Every angle of the room is examined to ensure nothing unattractive is seen. A guest should not be allowed to place their feet on the desk and see the untidy cables under it. You should immediately call the decorating department if you see even the slightest scuff on your skirting boards.

Just over 400 people work at Claridge’s, all of whom are highly-trained, and many of whom have worked at the hotel for decades. Among them are those who work in the laundry — they wash 1,500 towels a day, nearly 550,000 per year.

There are more than 1000 lobsters cooked each year in our kitchen, as well as 60,000 champagne bottles.

There are more than 200 miles worth of corridors that need to be vacuumed. Many panes and mirrors also require regular cleaning, some of which may be required every hour.

Some guests stay at the hotel so many times that they have to store their belongings. One of these is the sugar magnate Jose ‘Pepe’ Fanjul, who has stayed at the hotel for 300 nights over the past decade.

 Mr Fanjul sees the hotel as a home from home, for whenever he stays he finds his dozens of suits and hats all positioned in exactly the same places as when he previously visited.

Joan Collins was one of those guests who found the charm of the hotel in the evocations of an older age.

‘There’s a feeling you’re not quite in the 21st century,’ she says. ‘It’s so pristine and wonderful, it’s as if it’s not from today.’

He was appointed the job of  junior control clerk in accounts.

In 1997, his memoir, The Grand Hotelier, he wrote that he earned only 16 schillings per week.

His manager would send the teenager on various jobs, including collect outstanding debt from a prostitute who had ruined one of the hotel’s Louis XV chairs with a client.

The witness was present when security officers suspected that one guest had entertained a male friend in sex. 

According to The Times, he stated that he would blush at the sight or odor of Wren wearing a full-length naval uniform. 

He also used to listen to guest calls and gather gossip. 

He penned: ‘I  was able to discover that the tenor Richard Tauber had numerous mistresses while he was married to the exquisite Diana Napier [and] Noël Coward used to have long, intimate conversations with Princess Marina, Duchess of Kent.’ 

He also mentioned how celebrity guests were given ‘ten pennies’ to dine at Adelphi’s French restaurants. 

He remembered, ‘Michael Redgrave was dressed in an ordinary sailor uniform before he was promoted as officer.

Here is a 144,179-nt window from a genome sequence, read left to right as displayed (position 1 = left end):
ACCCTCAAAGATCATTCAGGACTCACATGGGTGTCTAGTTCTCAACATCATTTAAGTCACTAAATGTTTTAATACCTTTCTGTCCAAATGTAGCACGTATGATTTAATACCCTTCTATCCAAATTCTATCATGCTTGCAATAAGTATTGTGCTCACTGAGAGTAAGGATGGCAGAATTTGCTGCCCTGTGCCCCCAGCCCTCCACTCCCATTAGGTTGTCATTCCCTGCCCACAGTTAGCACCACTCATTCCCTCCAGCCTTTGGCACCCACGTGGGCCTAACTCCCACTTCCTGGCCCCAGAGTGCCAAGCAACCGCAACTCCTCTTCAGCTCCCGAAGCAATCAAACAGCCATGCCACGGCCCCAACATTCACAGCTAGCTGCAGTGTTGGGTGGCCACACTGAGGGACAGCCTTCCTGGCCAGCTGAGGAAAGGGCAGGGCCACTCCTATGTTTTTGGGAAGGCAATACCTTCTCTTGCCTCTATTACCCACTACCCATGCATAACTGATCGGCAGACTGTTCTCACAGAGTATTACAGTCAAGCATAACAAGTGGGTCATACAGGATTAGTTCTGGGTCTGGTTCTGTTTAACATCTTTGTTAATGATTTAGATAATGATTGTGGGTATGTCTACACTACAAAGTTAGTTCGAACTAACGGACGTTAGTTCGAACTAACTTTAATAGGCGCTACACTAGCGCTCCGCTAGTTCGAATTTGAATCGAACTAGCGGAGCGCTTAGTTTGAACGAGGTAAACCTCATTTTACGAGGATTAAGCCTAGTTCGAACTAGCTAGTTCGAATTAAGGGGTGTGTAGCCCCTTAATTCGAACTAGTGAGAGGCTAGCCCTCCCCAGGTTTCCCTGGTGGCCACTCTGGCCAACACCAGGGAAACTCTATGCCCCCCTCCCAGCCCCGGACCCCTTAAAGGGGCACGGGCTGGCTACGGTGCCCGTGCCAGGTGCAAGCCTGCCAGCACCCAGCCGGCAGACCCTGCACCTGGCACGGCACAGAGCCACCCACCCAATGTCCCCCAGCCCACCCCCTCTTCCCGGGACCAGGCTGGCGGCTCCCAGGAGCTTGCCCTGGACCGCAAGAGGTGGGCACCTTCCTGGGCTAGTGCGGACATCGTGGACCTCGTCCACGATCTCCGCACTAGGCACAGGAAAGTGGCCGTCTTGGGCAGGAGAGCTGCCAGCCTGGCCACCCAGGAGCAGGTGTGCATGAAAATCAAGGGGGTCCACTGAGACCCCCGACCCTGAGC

Meanwhile he spotted  ‘Laurence Olivier and breathtaking Vivien Leigh, and Jessie Matthews, Jack Buchanan, Ivor Novello and the pianist José Iturbi.’

Ronald also discovered a new culture and life style in Liverpool through this job.

His hotel staff was among those who were able to get complimentary tickets for Diamond Lil at Mae West’s Empire Theatre. 

During the war, he was a wireless-telegraphist for the navy aboard the King George V.

He recalled praying in the chapel of his ship with many other recruits as they were being bombarded by enemy fire.

He said, “At the age of 19, I was huddled together with dozens other Royal Navy sailors in the chapel at the battleship King George V. Mid-Pacific. While a kamikaze fighter in a plane filled of explosives tried his best to end both his life and that of ours on our quarterdeck.

‘All I could do was pray I’d live to see 20!’ 

He was able to survive the war and was at Tokyo Bay when the Japanese surrendered.

VJ Day was over, and he went to Australia to spend a year before returning to Britain to be a hotel manager. 

Jeanette Wood (whose father was an Adelphi employee) met his future wife upon returning to the UK.

The couple married in 1951, had two sons, Graham (who lives in California) and Russell (an economist).    

He completed his managerial apprenticeship at Gleneagles and immediately set about transforming both the Dornoch Hotel and Turnberry. 

The father-of-two spent the next two decades working at 15 of British Transport Hotels’ properties. 

But in  1970, he was invited to run the Royal Garden Hotel, overlooking Kensington Palace Gardens, by Michael de Marco, who had been his reception manager at Gleneagles.

He then oversaw the two year redevelopment of the 1930s Athenaeum Court apartment into the Hotel in Piccadilly. 

The hotel immediately attracted Hollywood guests and has continued to have a star-studded clientele, including Steven Spielberg, Marlon Brando, Harrison Ford, Lauren Bacall, Liza Minnelli, Warren Beatty and Kim Kardashian.